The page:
There was a wonderful, ironic juxtaposition in placing an evening of Indian classical music in a Christian church on Goodwood Road - it's not often that you see sitar and tabla jamming together under possibly the biggest, most imposing looking crucifix on a church wall in Adelaide.
Irony aside, the church actually provided an acoustically perfect environment for Josh Bennett and Jay Dabgar to take the audience through an exploratory journey of Indian music. Bennett, a young Australian with serious talent on a multiplicity of instruments, also happened to be rather humble, charming and funny as he easily and patiently explained the music that they were playing to the captivated audience.
The first half of the show was split into three sections - the first a solo sitar section, setting up a steady, hypnotic feel, which then merged into the second as Dabgar joined in on the tabla. The third section involved a trading of phrases between the two based on 16-bar improvisations. Dabgar's virtuosity on the tabla is unbelievable, and he happily and energetically tapped out polyrhythms on each finger, making it look deceptively easy.
The second half saw Kathak dancer Parvyn Singh join the duo for some further improvisation of phrases, and an extensive breakdown of Indian musical language by Dabgar. The whole thing finished with a 5-minute long composition melding everything the group had been exploring all evening, providing the perfect culmination to an enchanting (and educational) show of Indian classical music.
Patrick Lang - dB Magazine

Josh Bennett (Sitar, Dilruba) and Jay Dabgar (Tabla) joined forces with Parvyn Singh to present their latest collaboration Sadhana in a one-show-only appearance for the 2011 Adelaide Fringe.
A long-time devotee of the Indian Sitar, Bennett has trained and performed in Adelaide and India, playing for Ravi Shankar in his Delhi home. Dabgar is a Tabla virtuoso and was awarded numerous Indian accolades before his move to Adelaide. Together, these two masters of their form are a pleasure to behold.
They have performed in combination many times both here and overseas, including the 2010 Adelaide Cabaret Festival and the Saptak Classical Music Festival in Ahmedabad, India. Their skill and passion have earned them a solid reputation and fan base in Australia, as demonstrated by the well-sized audience gathered in the tranquil setting of the Church of the Trinity.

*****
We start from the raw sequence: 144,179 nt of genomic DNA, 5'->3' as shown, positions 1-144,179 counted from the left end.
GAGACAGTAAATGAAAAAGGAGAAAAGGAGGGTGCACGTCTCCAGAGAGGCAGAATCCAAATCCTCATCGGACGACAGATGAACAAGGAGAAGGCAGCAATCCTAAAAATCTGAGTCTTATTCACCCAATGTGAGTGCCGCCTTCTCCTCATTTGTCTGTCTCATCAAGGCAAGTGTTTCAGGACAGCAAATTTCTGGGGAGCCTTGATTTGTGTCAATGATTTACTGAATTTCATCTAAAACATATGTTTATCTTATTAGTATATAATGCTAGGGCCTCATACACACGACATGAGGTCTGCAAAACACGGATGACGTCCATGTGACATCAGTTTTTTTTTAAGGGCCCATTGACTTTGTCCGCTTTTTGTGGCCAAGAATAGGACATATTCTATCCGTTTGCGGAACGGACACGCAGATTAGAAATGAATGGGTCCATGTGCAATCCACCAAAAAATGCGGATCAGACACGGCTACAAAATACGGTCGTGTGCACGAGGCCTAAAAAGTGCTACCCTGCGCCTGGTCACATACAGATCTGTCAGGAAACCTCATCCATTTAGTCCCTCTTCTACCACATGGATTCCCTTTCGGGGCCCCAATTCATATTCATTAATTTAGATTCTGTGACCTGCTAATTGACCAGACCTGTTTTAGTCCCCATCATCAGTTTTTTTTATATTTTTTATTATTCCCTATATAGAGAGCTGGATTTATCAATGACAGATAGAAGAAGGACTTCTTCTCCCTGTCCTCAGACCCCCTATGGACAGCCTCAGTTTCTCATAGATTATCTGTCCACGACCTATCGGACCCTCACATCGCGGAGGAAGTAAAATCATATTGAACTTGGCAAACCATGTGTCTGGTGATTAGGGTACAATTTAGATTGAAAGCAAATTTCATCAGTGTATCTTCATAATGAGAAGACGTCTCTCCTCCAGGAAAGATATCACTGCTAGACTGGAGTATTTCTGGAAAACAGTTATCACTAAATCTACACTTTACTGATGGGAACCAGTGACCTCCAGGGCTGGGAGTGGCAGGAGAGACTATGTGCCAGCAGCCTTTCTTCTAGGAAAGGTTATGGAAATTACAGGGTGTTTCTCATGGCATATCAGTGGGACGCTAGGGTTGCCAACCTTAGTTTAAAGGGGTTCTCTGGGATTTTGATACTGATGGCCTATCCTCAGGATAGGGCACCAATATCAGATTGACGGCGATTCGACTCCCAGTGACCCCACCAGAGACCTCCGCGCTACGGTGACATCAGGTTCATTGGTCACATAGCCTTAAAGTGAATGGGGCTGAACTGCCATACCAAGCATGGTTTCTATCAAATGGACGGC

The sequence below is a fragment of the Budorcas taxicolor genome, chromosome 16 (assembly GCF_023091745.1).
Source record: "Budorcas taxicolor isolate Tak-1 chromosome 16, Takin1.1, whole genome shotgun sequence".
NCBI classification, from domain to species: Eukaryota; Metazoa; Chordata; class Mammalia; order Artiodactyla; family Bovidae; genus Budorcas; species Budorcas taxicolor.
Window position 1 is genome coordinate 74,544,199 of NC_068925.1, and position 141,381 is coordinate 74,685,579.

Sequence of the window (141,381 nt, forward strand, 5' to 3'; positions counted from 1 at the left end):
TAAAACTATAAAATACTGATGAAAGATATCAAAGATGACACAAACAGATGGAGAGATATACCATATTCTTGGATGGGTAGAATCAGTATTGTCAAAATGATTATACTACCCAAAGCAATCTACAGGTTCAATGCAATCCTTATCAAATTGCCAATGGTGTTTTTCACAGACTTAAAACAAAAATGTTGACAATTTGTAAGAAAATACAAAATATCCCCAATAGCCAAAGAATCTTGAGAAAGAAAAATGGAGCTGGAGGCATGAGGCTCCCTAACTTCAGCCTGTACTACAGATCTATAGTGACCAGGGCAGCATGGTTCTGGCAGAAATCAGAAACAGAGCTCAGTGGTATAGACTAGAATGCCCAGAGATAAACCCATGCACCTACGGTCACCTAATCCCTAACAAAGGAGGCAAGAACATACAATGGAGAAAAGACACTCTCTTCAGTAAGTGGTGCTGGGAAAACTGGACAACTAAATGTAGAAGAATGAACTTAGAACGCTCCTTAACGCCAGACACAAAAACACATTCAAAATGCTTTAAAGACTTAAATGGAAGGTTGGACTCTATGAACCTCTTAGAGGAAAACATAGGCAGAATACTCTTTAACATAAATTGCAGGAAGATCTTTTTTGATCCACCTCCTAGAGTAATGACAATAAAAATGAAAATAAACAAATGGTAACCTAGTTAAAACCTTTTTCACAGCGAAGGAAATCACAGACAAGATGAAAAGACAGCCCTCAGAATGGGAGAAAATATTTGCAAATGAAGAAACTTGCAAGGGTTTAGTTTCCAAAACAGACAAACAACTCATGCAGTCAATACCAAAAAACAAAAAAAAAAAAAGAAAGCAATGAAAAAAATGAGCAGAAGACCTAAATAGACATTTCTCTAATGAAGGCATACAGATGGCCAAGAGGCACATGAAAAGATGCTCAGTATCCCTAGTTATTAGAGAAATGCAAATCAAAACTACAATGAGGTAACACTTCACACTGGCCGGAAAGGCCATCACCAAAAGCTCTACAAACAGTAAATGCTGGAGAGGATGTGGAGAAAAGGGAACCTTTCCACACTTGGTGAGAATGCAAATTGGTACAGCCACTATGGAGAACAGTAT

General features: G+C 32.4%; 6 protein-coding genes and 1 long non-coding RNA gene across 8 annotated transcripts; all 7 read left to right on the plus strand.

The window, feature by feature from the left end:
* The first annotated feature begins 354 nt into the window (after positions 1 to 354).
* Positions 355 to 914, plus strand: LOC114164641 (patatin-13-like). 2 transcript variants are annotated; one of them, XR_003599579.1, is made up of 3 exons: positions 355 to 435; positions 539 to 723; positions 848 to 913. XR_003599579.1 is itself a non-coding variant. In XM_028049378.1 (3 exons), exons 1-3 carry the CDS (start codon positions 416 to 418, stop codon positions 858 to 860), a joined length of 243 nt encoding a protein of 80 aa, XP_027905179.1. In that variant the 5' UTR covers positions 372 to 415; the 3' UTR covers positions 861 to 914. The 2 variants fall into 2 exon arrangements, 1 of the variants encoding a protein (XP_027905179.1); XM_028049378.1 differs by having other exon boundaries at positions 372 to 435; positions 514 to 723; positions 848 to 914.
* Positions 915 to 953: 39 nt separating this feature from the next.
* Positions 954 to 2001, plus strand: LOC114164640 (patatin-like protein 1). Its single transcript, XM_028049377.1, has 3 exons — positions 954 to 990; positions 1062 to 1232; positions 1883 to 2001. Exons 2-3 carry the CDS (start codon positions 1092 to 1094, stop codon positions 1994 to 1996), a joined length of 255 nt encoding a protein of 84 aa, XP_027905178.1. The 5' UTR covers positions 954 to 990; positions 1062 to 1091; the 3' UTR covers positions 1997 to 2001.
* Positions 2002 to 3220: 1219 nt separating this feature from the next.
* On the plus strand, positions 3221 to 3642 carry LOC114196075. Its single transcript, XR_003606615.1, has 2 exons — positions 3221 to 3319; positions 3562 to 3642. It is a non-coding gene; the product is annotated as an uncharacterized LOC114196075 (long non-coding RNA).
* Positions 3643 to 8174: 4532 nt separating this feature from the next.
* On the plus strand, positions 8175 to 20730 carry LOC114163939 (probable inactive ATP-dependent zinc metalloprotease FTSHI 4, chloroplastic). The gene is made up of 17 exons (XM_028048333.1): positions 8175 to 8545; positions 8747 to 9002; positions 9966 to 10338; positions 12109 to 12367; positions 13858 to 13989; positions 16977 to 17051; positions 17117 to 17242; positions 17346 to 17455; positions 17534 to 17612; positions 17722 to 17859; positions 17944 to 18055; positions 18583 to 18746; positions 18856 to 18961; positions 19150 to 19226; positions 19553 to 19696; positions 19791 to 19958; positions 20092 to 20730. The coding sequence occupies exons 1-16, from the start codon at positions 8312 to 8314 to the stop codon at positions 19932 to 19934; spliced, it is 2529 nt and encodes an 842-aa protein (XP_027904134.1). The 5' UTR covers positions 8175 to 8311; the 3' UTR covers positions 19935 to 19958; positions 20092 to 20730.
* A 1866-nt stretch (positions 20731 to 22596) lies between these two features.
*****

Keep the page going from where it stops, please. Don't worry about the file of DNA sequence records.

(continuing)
It was a perfect choice of venue; this beautiful church nurtured the meditative nature of the show as Bennett and Dabgar presented an arrangement of Indian classical ragas. This music is genuinely enchanting; the soulful sitar strains lead you into a blissful state of calm and contemplation before the rhythmic Tabla beats awaken the mind and draw you back to reality.
In addition to the chance to enjoy a musical style generally reserved for the likes of Womadelaide, these performers impart much insight into their instruments and the sounds they produce. This allows the audience to enjoy the proceedings with a context and understanding for its purpose and meaning, greatly deepening the experience.
Bennett and Dabgar were accompanied during the second half of their concert by Indian classical dancer Parvyn Singh, daughter of renowned world-music artist Dya Singh and respected vocalist and performer in her own right. She presented several original compositions in the North Indian style of Kathak. Donning traditional dress and belled ankle bracelets, her captivating display of percussive footwork, twirling skirts and subtle, fluid movement had the audience mesmerised.
It is rare that you will get the chance to see three more humble or talented musicians in one night, and it was an experience to be treasured. While Sadhana had just one showing, you can catch Bennett and Singh performing with Andrew Clermont in Blu Grass – Ragas To Riches (Mar 2-6). Don’t miss it!
Nicole Russo - Barefoot Review

This year’s Fringe included a show called Sadhana: Sublime Music and Dance of India. The dance for the performance was Kathak, an ancient form of North Indian dance which was transformed with Persian influences by the Moghul emperors. This, to my mind, is a lovely, romantic form of dance perfectly suited to be matched to music and was often incorporated in movies in the past. The dance needs music to give it life and the music is enhanced as demands are placed on the musicians to please the dancer.